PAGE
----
Monday, March 10, 2008

Learning the Ropes

On Saturday I participated in a ropes course with other members of the leadership at the South Campus of LifeChurch ( It was a great time and I hadn't done one of those courses for about 10 years.

I think my best lesson learned was on the island exercise. For those of you unfamiliar with that exercise, there are three wooden platforms (islands) - two of them about 3x3 feet and one about 2x2 feet. There are also three wooden planks of different sizes - long (about 8 feet), medium (about 6 feet) and short (about 3 feet). The goal is to get the entire team from one big island to the last big island without either boards or people touching the ground.

If a board touches the ground, you lose it. If a person touches the ground, they get a "disease". Our leader, Stephan, was the first to succumb to a disease. His disease was that everything he said had to be the opposite of what he really meant. So, if he thought we should use the long board, he would say, "Don't use the long board."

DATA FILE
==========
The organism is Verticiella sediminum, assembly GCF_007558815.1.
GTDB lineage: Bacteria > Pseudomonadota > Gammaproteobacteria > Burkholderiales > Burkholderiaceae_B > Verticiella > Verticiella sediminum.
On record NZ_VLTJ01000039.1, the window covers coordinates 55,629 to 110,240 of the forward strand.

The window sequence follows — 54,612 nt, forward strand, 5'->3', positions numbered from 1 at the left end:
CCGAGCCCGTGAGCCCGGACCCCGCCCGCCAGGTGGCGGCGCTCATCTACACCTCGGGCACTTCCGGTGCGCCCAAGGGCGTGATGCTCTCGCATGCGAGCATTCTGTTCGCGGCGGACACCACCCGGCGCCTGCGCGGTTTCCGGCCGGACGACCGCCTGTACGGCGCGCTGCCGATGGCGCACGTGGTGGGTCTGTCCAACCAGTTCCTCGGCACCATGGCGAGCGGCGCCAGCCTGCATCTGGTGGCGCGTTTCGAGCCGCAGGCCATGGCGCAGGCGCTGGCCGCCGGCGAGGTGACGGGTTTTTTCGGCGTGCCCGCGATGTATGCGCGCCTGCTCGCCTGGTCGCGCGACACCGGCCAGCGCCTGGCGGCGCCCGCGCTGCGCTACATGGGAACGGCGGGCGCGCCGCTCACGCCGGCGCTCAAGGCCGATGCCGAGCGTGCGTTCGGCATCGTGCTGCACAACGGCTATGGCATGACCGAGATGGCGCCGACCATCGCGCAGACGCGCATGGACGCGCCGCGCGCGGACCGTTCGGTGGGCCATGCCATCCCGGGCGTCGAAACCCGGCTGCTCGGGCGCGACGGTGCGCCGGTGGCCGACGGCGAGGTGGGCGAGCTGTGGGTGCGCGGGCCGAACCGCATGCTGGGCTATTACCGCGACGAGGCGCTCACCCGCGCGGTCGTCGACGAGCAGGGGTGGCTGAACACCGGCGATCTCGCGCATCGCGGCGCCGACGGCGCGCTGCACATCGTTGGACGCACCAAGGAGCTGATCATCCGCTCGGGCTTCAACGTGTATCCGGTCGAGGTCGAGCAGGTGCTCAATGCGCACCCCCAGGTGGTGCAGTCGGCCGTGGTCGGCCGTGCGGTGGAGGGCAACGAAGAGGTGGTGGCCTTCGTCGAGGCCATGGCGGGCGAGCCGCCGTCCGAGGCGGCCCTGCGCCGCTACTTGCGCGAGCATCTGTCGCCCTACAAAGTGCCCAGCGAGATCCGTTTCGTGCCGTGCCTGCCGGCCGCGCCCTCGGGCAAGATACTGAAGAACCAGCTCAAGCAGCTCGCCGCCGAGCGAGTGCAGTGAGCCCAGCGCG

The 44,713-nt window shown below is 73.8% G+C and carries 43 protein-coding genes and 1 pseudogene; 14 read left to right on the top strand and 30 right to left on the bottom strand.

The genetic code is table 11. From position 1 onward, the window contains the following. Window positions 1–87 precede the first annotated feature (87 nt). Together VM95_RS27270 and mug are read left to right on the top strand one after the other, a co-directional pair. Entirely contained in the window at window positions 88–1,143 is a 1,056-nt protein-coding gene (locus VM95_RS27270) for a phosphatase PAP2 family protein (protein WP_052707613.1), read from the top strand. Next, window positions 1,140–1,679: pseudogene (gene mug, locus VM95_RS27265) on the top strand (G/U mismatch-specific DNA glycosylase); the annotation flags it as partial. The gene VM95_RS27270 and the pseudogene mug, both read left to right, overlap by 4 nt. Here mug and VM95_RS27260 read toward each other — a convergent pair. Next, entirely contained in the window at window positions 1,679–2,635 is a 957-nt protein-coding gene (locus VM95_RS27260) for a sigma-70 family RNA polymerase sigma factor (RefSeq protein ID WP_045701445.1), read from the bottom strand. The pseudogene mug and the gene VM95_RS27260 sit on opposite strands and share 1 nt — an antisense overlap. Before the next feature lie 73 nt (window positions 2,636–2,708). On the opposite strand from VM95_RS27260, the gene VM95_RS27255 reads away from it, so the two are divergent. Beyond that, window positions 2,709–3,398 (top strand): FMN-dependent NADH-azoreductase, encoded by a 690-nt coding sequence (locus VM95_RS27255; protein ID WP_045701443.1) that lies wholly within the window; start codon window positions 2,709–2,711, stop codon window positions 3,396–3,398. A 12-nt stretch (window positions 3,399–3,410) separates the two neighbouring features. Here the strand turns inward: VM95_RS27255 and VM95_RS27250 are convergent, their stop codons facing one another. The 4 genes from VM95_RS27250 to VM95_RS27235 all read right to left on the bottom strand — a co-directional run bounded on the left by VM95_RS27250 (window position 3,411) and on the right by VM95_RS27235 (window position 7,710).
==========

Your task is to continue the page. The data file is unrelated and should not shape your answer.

After over 30 minutes, we still did not successfully complete the event, but we did learn some good lessons about managing resources.

The thing I could really relate to is that as a consultant, I am used to people only following half of what I recommend (or less). It's funny. Companies pay me significant money to help them improve software testing processes, ask me how to fix them, then sometimes do just the opposite of what I recommend. Sadly, many times their efforts fail.

Never mind that I have seen many approaches succeed and fail in other companies. Some people just have an ego that says "We're too different here."

Sorry, ranting over.

The thing that I took away was that when we have to filter someone's language (negative to positive, one language to another), it takes time and concentration to get it right. It also shows how important good communication is when working on a problem. Things like speaking the same language, understanding the same thing.

The final thing I'll say was that jumping four feet across a gap at ground level is no big deal. At 30 feet above the ground, even with a line tied on, my heart beat a little faster. But then, I felt the joy of facing a fear and doing it anyway.

Face your fears today!


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